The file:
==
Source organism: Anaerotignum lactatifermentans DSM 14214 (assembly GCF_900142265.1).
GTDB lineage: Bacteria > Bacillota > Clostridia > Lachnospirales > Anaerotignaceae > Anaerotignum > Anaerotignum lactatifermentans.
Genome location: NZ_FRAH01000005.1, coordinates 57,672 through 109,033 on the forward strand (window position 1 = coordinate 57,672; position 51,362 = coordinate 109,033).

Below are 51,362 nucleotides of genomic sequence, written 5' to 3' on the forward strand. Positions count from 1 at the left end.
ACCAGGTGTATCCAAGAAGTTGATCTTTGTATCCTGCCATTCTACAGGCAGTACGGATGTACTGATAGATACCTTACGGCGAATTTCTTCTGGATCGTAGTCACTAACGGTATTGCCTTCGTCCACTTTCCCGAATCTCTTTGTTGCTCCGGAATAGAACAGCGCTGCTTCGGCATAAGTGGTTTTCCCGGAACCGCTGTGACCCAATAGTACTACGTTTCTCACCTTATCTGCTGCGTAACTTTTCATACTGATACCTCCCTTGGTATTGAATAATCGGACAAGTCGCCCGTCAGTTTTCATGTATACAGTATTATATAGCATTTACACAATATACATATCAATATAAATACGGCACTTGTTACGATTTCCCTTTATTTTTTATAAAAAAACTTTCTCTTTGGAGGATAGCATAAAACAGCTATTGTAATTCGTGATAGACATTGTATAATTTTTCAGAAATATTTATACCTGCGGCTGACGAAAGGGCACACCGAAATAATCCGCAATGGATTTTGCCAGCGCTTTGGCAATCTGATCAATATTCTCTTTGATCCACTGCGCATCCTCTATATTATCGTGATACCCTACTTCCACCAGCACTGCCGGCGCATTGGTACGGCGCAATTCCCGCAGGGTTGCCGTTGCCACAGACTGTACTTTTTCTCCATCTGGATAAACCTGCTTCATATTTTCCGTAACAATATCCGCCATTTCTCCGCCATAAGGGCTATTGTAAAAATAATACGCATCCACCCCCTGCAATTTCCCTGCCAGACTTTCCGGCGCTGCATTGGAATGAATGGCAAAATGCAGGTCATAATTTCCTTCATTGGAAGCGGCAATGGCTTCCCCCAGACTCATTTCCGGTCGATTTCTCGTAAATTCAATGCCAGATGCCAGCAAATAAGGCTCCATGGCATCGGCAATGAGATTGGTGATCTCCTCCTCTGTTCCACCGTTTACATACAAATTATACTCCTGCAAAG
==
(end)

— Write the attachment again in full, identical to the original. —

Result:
Source organism: Anaerotignum lactatifermentans DSM 14214 (assembly GCF_900142265.1).
GTDB lineage: Bacteria > Bacillota > Clostridia > Lachnospirales > Anaerotignaceae > Anaerotignum > Anaerotignum lactatifermentans.
Genome location: NZ_FRAH01000005.1, coordinates 57,672 through 109,033 on the forward strand (window position 1 = coordinate 57,672; position 51,362 = coordinate 109,033).

Below are 51,362 nucleotides of genomic sequence, written 5' to 3' on the forward strand. Positions count from 1 at the left end.
ACCAGGTGTATCCAAGAAGTTGATCTTTGTATCCTGCCATTCTACAGGCAGTACGGATGTACTGATAGATACCTTACGGCGAATTTCTTCTGGATCGTAGTCACTAACGGTATTGCCTTCGTCCACTTTCCCGAATCTCTTTGTTGCTCCGGAATAGAACAGCGCTGCTTCGGCATAAGTGGTTTTCCCGGAACCGCTGTGACCCAATAGTACTACGTTTCTCACCTTATCTGCTGCGTAACTTTTCATACTGATACCTCCCTTGGTATTGAATAATCGGACAAGTCGCCCGTCAGTTTTCATGTATACAGTATTATATAGCATTTACACAATATACATATCAATATAAATACGGCACTTGTTACGATTTCCCTTTATTTTTTATAAAAAAACTTTCTCTTTGGAGGATAGCATAAAACAGCTATTGTAATTCGTGATAGACATTGTATAATTTTTCAGAAATATTTATACCTGCGGCTGACGAAAGGGCACACCGAAATAATCCGCAATGGATTTTGCCAGCGCTTTGGCAATCTGATCAATATTCTCTTTGATCCACTGCGCATCCTCTATATTATCGTGATACCCTACTTCCACCAGCACTGCCGGCGCATTGGTACGGCGCAATTCCCGCAGGGTTGCCGTTGCCACAGACTGTACTTTTTCTCCATCTGGATAAACCTGCTTCATATTTTCCGTAACAATATCCGCCATTTCTCCGCCATAAGGGCTATTGTAAAAATAATACGCATCCACCCCCTGCAATTTCCCTGCCAGACTTTCCGGCGCTGCATTGGAATGAATGGCAAAATGCAGGTCATAATTTCCTTCATTGGAAGCGGCAATGGCTTCCCCCAGACTCATTTCCGGTCGATTTCTCGTAAATTCAATGCCAGATGCCAGCAAATAAGGCTCCATGGCATCGGCAATGAGATTGGTGATCTCCTCCTCTGTTCCACCGTTTACATACAAATTATACTCCTGCAAAG